by Tony Medley
Runtime 143 minutes
I’m not sure about the name of this film.
It’s not really about Detroit. It’s about what happened at the Algiers
Motel in Detroit on July 25, two days after the start of the 1967 riots.
What’s the point of calling it “Detroit?”
What’s shown on the screen is not only
frightening; it is debilitating to sit through. Director Kathryn Bigelow
(from a good script by Mark Boal) has filmed it cinéma vérité style,
using hand held cameras and it is totally immersing. Maybe I took it too
seriously, but I saw it at a 10 a.m. screening and felt wiped out the
rest of the day.
The person who really makes the film pop
is Will Poulter, who plays lethiferous Philip Krauss (a fictitious name), the sociopathic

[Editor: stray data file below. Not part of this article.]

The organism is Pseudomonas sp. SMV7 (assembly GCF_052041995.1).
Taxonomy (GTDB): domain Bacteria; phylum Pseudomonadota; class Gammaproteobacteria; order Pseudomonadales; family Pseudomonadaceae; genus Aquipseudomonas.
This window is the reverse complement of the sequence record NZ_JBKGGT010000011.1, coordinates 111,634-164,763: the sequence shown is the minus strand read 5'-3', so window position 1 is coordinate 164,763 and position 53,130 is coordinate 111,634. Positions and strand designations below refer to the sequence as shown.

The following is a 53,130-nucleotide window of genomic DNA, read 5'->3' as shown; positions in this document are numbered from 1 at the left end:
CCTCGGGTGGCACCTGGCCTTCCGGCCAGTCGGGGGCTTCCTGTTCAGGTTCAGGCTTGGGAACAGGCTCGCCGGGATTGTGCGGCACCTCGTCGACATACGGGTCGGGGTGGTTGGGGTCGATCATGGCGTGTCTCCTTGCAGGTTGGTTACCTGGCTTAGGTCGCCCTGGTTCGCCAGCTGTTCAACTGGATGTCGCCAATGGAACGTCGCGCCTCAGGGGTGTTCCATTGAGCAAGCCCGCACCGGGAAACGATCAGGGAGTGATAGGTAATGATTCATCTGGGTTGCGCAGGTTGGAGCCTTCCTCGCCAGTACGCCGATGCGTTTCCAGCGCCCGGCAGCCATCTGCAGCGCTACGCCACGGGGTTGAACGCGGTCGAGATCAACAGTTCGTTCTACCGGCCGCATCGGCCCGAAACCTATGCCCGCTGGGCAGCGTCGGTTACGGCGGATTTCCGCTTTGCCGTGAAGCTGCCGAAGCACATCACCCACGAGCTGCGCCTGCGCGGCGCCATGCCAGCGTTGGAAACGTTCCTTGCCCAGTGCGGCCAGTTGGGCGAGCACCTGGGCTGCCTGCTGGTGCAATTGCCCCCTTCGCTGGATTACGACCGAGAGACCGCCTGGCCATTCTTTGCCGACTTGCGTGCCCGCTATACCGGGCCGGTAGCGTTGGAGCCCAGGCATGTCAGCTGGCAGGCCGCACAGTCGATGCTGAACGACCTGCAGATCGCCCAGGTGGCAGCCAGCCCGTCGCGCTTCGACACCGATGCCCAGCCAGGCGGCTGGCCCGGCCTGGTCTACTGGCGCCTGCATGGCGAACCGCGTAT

Detroit policeman who engineers the torture of the innocent people who
found themselves at the Algiers motel that night. He gives an
Oscar®-quality performance that one will not soon forget.
Others in the outstanding cast who
deserve special mention are Hannah Murray, who plays Julie, a beautiful
young woman who is subjected to all sorts of vile accusations by Krauss
but fights back, John Boyega, who plays Dismukes, a good guy security
guard who finds himself between a rock and a hard place, and Algee Smith
who plays Larry Reed, the lead singer of fledgling singing group The
Dramatics, and who had booked a room at the Algiers motel for himself
and his friend, Fred Temple (Jacob Latimore), to keep them off the
violent streets where the riot was taking place.
True, the film is long, but it never
lags, except right at the end. The cinematography (Barry Ackroyd) and
editing (William Goldenberg and Harry Yoon) are so exceptional that they
are as much characters as any of the actors.
There’s an epilogue that concludes the
film admitting that a lot of what is seen is conjecture, drawn from
interviews with many of the participants, including black residents of
the community, police, and military personnel who were involved. I don’t
know what really happened there, but this is certainly a compelling